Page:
Is a simple NodeJS app that uses the Twitter Stream API and an Emic 2 Text-to-Speech Module to read tweets out loud.

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This first version is mostly a proof of concept. It can/will/does read all tweets associated with the user specified in The first version also includes a few basic transformations of the original tweet to sound more colloquial:

Uses user name and not @handle, followed by "said"
Both native retweets and old school "RT"s are transformed to "retweeted"
Favourites are transformed to "favourited"
@ characters are transformed to "at"
# characters are transformed to "hash tag"
URLs are ignored

To hear what it sounds like see the 9 second video on YouTube

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J Groff wrote 07/12/2014 at 17:38 point
Ha, I thought I recognized that voice. That chip uses the old DECTalk code with these old folks:
0: Perfect Paul (Paulo)
1: Huge Harry (Francisco)
2: Beautiful Betty
3: Uppity Ursula
4: Doctor Dennis (Enrique)
5: Kit the Kid
6: Frail Frank
7: Rough Rita
8: Whispering Wendy (Beatriz)
or you can choose the Epson parser but then you dont get this:
and who doesnt want a robot that sings 'Bohemian Rhapsody'!

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C.T. wrote 06/29/2014 at 03:27 point
would it be possible to post the code for how to set up the gpio ?

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troy.forster wrote 06/30/2014 at 18:34 point
All the code is in my Github repo, link in the left sidebar. That said there was nothing special I needed to do. I'm using the pre-assigned serial port pins for Tx and Rx and just connecting those directly to the corresponding input and ouput pins on the Emic board. Since the Emic 2 seems to be happy with 3-5 (even though it indicates 5v input) I didn't need any additional level shifting.

An older project required serial access from a host computer running Windows for which I used a and Putty to read/write serial.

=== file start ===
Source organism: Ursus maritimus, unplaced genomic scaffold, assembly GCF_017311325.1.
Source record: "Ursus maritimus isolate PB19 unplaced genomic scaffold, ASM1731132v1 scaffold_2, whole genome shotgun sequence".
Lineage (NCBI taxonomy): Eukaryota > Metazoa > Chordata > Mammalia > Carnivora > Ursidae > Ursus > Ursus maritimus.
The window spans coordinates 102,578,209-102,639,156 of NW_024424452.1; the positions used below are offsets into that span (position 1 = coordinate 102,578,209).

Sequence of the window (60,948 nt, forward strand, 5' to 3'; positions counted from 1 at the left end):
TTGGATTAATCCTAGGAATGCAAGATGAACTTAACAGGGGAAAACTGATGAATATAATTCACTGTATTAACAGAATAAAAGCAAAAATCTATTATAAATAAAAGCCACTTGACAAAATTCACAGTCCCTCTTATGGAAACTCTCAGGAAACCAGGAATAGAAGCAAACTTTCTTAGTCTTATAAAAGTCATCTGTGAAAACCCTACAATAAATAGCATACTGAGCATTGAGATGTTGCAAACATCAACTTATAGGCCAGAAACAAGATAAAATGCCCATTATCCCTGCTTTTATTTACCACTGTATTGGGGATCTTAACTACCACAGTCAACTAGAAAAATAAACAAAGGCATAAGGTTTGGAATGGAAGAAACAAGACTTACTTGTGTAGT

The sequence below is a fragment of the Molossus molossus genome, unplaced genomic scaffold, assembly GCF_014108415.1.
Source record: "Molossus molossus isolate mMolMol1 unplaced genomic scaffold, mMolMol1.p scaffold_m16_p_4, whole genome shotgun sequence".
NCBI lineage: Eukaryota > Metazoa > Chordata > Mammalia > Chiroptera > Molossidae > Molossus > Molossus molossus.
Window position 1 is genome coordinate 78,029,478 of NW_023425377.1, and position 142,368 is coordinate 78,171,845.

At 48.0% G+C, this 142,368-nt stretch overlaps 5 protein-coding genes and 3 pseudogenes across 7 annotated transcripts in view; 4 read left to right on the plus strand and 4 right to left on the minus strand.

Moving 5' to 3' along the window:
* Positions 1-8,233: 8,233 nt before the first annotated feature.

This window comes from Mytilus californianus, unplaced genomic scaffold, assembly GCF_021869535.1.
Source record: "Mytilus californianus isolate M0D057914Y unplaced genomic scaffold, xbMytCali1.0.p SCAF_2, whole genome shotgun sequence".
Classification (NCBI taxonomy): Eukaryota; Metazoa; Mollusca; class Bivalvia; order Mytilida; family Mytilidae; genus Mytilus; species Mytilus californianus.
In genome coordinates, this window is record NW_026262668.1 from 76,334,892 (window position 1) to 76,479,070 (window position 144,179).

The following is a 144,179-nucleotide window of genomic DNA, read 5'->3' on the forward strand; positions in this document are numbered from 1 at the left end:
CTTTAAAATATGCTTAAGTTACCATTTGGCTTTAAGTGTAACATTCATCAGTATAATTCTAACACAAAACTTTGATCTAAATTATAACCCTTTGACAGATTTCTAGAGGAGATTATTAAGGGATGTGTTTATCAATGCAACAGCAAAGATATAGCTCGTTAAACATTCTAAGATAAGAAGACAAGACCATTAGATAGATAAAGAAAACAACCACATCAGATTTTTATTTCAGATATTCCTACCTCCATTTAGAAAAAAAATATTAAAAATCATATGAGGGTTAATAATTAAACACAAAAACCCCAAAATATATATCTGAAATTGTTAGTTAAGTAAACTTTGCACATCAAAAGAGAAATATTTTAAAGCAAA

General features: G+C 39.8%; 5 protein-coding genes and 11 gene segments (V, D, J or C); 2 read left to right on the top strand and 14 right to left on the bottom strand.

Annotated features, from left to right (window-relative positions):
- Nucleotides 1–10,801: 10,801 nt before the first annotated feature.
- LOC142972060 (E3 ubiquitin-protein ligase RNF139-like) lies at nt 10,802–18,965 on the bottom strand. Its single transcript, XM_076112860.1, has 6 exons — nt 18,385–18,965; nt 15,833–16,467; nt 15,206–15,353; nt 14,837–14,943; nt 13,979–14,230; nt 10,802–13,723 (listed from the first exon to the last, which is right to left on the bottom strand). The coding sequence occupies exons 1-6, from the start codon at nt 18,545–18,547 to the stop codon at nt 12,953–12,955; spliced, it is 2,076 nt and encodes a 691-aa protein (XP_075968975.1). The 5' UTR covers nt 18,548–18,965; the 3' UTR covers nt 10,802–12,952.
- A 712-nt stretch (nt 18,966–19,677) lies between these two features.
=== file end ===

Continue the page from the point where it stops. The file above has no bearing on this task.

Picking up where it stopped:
What are you trying to do with your project?

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C.T. wrote 06/25/2014 at 19:14 point
ok so mine was pretty much installed the same way but I could never get it working. I guess I need to go set up the gpio and I don't understand enough to do that yet. When iwas trying to figure it all out I kept seeing the espeak software. I tried it and it was easy to get, install, and operate. So now im left with the question. If you can just download espeak then why buy a 50 dollar chip (emic 2)?

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troy.forster wrote 06/25/2014 at 19:25 point
Well, I've actually purchased the Emic board to go into a Parrot AR drone. I'm hoping to hack the undocumented serial port and then send strings of text from a wifi base station to it.

Although I haven't tried espeak yet I would expect it would suffer from the terrible sound quality on the Pi. I think you would still need a sound card or USB sound adapter to get decent quality audio. But to your point, that would still be less than the $50 cost of the Emic.

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J Groff wrote 07/12/2014 at 17:23 point
If you're not already using an RPi then the answer is size and power consumption. If you are, I would try 'flite' the lightweight 'festival'. I would say the sound quality is equal to the quality I heard from that emic2. Still kinda neato tho

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C.T. wrote 06/24/2014 at 21:11 point
my question is, the emic 2 runs on 5v because I believe it is for the adrino, and rpi uses 3.3v so how did you hook it up? did you just use the rpi gpio 5v or run it with 3.3 or what?

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C.T. wrote 06/24/2014 at 22:13 point
I meant arduino

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troy.forster wrote 06/25/2014 at 16:00 point
I'm just pulling straight from the RPi 5v pin 4. The Emic 2 isn't for any specific micro-controller. As long as it's got current and a serial connection it's quite happy. My first version used a Spark Core and I was able to drive it from the Spark's 3.3v pin.

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